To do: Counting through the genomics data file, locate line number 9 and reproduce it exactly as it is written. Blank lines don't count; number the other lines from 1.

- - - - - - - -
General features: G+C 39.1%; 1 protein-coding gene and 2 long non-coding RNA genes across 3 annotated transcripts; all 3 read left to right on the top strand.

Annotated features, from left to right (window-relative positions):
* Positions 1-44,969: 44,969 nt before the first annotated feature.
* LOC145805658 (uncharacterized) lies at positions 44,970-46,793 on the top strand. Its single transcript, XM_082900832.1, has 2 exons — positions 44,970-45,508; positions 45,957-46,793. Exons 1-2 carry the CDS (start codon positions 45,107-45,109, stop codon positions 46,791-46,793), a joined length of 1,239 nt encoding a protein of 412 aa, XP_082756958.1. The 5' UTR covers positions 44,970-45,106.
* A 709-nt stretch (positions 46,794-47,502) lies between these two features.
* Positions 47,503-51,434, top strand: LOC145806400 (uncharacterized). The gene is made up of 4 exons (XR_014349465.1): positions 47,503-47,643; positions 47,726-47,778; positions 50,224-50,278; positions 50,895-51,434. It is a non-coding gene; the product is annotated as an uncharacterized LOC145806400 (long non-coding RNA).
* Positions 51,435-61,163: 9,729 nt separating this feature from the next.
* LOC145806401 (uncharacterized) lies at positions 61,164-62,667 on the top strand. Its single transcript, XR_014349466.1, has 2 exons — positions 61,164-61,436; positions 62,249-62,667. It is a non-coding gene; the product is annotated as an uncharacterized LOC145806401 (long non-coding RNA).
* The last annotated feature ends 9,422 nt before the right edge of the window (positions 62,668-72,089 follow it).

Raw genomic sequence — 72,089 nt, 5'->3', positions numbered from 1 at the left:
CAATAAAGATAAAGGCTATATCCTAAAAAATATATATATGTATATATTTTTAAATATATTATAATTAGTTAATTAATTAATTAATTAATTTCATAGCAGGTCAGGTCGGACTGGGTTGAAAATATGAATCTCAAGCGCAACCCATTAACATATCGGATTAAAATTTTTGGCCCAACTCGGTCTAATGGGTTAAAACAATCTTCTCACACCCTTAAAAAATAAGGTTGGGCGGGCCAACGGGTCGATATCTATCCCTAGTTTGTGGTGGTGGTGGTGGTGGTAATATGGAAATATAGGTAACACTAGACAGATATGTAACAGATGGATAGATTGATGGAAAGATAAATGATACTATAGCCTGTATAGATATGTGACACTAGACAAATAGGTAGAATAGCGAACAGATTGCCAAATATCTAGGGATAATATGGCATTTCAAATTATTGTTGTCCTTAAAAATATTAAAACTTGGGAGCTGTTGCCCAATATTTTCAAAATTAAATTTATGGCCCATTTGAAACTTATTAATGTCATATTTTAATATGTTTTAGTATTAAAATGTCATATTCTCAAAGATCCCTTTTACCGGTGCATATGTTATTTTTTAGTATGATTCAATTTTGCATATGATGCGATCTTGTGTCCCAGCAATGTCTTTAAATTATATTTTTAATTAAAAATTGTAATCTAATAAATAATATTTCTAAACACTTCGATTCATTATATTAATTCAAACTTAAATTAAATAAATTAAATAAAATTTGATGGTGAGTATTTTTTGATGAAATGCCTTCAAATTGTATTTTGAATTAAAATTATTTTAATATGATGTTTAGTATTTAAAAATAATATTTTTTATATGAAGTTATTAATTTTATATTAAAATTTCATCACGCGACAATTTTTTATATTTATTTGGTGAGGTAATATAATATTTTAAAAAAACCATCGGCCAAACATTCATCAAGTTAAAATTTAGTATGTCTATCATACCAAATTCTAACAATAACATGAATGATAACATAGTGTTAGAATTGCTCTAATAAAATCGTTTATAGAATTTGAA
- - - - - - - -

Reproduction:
* The last annotated feature ends 9,422 nt before the right edge of the window (positions 62,668-72,089 follow it).